Laura M R Harrison

Holding Darkness (we looked so wonderfully wild)

I undertook two walks with Alison Critchlow at different points along the Solway coast, firstly at Bowness-on-Solway, then Old Sandsfield, Burgh-by-Sands.

Alison and I have been aware of our shared interest and love of darkness for a long time and Artful Ways proved to be our opportunity to spend some time together out in natural darkness. The most fascinating thing that came from the walks for me was the difference in approach to darkness in our thinking and practices. I tend to focus on the things near or below me, focusing on very specific points like a small area of water for instance. I rarely look up when working out in the dark. Alison, I believe, spends more time with vistas, horizons and the sky which feels wider or more expansive. My approach feels more inward looking, Alison’s more beyond and external. The discussions we shared about this gave clarity to my thinking and proved to be a reminder of the rationale behind some of the ways I work as an artist.

Watch the film here:

Answering the three Artful questions

What does creativity/culture mean to you?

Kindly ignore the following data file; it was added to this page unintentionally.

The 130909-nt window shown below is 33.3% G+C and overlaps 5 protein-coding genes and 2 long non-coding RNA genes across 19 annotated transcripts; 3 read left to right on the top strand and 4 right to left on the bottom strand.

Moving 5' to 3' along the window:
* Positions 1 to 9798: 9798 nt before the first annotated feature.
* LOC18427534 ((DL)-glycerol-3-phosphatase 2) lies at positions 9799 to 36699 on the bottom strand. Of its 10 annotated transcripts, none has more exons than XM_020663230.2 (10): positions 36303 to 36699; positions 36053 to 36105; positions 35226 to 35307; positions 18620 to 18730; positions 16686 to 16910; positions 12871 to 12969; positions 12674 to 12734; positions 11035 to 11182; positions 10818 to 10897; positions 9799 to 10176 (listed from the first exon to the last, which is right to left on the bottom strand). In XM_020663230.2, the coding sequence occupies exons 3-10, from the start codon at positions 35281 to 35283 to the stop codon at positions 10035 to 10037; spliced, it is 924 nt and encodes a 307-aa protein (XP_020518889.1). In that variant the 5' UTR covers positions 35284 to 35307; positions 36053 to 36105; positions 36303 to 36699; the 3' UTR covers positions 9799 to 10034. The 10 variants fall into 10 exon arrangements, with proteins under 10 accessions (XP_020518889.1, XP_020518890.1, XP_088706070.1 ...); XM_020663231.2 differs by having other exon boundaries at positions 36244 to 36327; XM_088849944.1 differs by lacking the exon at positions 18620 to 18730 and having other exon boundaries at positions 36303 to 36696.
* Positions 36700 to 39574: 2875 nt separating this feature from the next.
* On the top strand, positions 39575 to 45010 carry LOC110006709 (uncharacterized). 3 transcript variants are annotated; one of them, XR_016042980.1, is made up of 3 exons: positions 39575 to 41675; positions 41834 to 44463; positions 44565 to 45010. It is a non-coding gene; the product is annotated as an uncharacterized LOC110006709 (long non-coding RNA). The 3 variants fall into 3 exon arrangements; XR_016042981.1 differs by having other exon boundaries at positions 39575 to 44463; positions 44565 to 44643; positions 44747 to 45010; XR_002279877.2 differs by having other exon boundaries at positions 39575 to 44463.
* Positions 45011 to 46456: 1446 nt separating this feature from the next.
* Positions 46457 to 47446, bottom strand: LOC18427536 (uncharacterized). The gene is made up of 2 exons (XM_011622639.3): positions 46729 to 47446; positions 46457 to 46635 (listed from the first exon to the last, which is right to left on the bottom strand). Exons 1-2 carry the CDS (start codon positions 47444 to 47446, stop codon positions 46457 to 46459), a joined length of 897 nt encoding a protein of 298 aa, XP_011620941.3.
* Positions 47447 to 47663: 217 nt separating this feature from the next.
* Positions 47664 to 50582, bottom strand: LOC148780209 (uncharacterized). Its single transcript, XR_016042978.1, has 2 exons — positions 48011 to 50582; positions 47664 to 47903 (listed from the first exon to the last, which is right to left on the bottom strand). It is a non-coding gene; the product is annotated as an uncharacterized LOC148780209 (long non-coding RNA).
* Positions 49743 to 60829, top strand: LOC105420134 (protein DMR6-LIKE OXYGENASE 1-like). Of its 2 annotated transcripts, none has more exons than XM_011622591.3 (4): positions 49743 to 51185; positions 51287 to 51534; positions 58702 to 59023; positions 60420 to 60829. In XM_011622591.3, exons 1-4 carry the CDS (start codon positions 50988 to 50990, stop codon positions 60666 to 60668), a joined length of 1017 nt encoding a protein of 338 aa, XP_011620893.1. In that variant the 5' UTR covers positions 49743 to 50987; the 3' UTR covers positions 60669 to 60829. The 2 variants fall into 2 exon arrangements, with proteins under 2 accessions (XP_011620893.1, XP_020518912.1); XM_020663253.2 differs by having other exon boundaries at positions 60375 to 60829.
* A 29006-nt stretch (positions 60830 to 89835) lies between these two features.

This is such a big question that I’m going to let collective voices speak:

#ArtisEssential :

Covid-19 has forced us all to reimagine ways to connect. What have you missed – and what new possibilities have opened up?

From an arts perspective it’s far more important that I mention what I gained, rather than what I missed during the pandemic. For me the world opened up via the digital and particularly video calls. I attended international conferences, joined arts groups that I otherwise couldn’t have attended in person, I got to share thoughts and ideas with others who without the digital I would never have spoken to. As an artist living in the rural north, I really hope that this approach continues, and access isn’t again restricted by geography or difficulty travelling.

How can we, collectively, and artfully, better care for our environment?

As a lover of natural darkness, I think the best thing I can do is direct people to the International Dark-Sky Association website.

Protecting our planet is about everyone taking whatever small steps they can. Even within dark sky conservation there are so many small actions that people can take to protect the night sky and the creatures (including humans) that need natural darkness. Darkness is so essential to a healthy ecosystem and every action matters.

I also think that it is really important that we slow down and notice the things around us. I think we need to do this in a non-judgemental way with openness at the core of our thinking, something I think art can do very well when at its best.

Laura’s photograph of red light shone through water: inspiration for Al Critchlow’s Nocturne 4

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